In a later chapter, Tallis examines the ‘permanent revolution’ that has gripped the NHS over the past decade. The drive to wrest control from the medical profession has dictated a hectic pace of structural change and institutional reform. Like Tallis, I can think of numerous doctor-led innovations in health care in recent decades, but none that derives from managerial initiatives. Disillusionment with the austere public sector collectivism of the NHS has prompted the drive to import alternative models, from Europe, the USA, or, most popularly, from the private sector. The result is the chaotic combination of policies that now drives Tony Blair’s modernised NHS.
For Allyson Pollock, professor of health policy at University College London, ‘the NHS is being dismantled and privatised’, creating a ‘disaster’ that is ‘overwhelming in its complexity and its magnitude’. She hopes that ‘one day people will demand the restoration of a national health service’ but fears that, by then, ‘the institutional memory will have been lost’.
In NHS plc she provides a devastating critique of the consequences of the current vogue for introducing commercial principles – and commercial enterprises – into our hospitals and surgeries. Whatever the defects of the old NHS, the new NHS is more costly and less efficient. Pollock is both horrified and mystified that New Labour has proved ‘able to convince so many people that it was still committed to comprehensive, universal and equal-access health care, when its policies were clearly running in the opposite direction’.
Pollock prefers Old Labour to New Labour: for her the replacement of Frank Dobson with Alan Milburn in 1999 symbolised the transition from the collectivist NHS to the modernised and privatised health care system that is now taking shape. But in her understandable antipathy towards the Blairite cynics and their smug corporate allies, Pollock tends to sentimentalise the old NHS, failing to grasp how its complacency and low standards in many areas paved the way for managers and entrepreneurs promising a more efficient and responsive service.
Pollock chooses to exemplify her argument with the case of children’s hospital services in Hackney, where I work as a GP. She tells the tale of the closure in 1998 of Queen Elizabeth Hospital, which she describes as ‘a model of how a hospital in a severely deprived inner city should be run…accessible, open and caring, and with exceptional expertise and a superb service’.
In fact, this is a considerable exaggeration: some departments were sensitive to local needs, but it is also true that some of the consultants were aloof and indifferent, more concerned with their academic links to Barts and Great Ormond Street than with the social problems of Hackney. This is one reason why local opposition to the closure – from doctors as well as patients – was not quite as vigorous as Pollock implies. It is also worth noting that the service for children in Hackney that has subsequently been developed at the Homerton Hospital is, in general, far superior to that previously provided at QEH (even though the occasional child needing intensive care has to be transferred elsewhere).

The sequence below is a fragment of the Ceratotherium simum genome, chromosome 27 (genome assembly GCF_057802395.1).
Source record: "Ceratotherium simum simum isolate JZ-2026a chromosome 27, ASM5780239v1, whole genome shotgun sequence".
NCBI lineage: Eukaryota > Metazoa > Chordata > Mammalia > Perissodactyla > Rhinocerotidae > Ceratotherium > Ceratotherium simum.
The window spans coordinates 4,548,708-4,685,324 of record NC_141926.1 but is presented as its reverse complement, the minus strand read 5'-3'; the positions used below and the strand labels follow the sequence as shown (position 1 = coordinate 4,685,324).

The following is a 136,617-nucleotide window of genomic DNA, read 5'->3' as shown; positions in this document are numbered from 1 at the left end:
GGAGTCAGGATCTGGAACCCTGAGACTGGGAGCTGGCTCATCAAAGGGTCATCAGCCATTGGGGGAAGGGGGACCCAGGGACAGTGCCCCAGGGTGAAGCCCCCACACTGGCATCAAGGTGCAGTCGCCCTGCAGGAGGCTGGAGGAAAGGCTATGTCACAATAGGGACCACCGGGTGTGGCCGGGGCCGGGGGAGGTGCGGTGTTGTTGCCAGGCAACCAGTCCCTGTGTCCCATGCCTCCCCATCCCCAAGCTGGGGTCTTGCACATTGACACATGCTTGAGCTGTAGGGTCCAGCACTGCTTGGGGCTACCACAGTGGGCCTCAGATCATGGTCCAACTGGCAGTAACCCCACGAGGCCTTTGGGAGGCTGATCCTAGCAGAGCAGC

As it happens, Homerton is one of the first wave of ‘foundation’ hospitals. Pollock’s tendency to identify the old NHS as good and the new NHS as bad ignores both the failings of the old order and some of the benefits of the new. It also implies a strategy that simply seeks to return to the mythical golden age of the postwar NHS.
Pollock only turns to the question of ‘what is to be done’ on page 225 of a 226-page book. After a couple of anodyne paragraphs about planning, transaction costs and waste, in her final sentence she suddenly issues a dramatic call to the barricades: ‘What is required now is not reform but revolution – a quiet, collective and reflective revolution of the sort that brought the NHS into being in the first place.’
In fact it was war, not revolution, that brought the NHS into being. At the moment, when there seems little prospect of either in Britain, Pollock’s rhetoric merely expresses the despair of the old left about how to deal with the monster it has spawned. Some quiet, collective, reflection on how the failures of state socialism paved the way for Margaret Thatcher and Tony Blair might usefully complement her acute analysis of the current state of the NHS.
Hippocratic Oaths: Medicine and Its Discontents, by Raymond Tallis, is published by Atlantic Books (buy this book from Amazon (UK)). NHS plc: The Privatisation of our Health Care, by Allyson Pollock, is published by Verso Books (buy this book from Amazon (UK) or Amazon (USA)).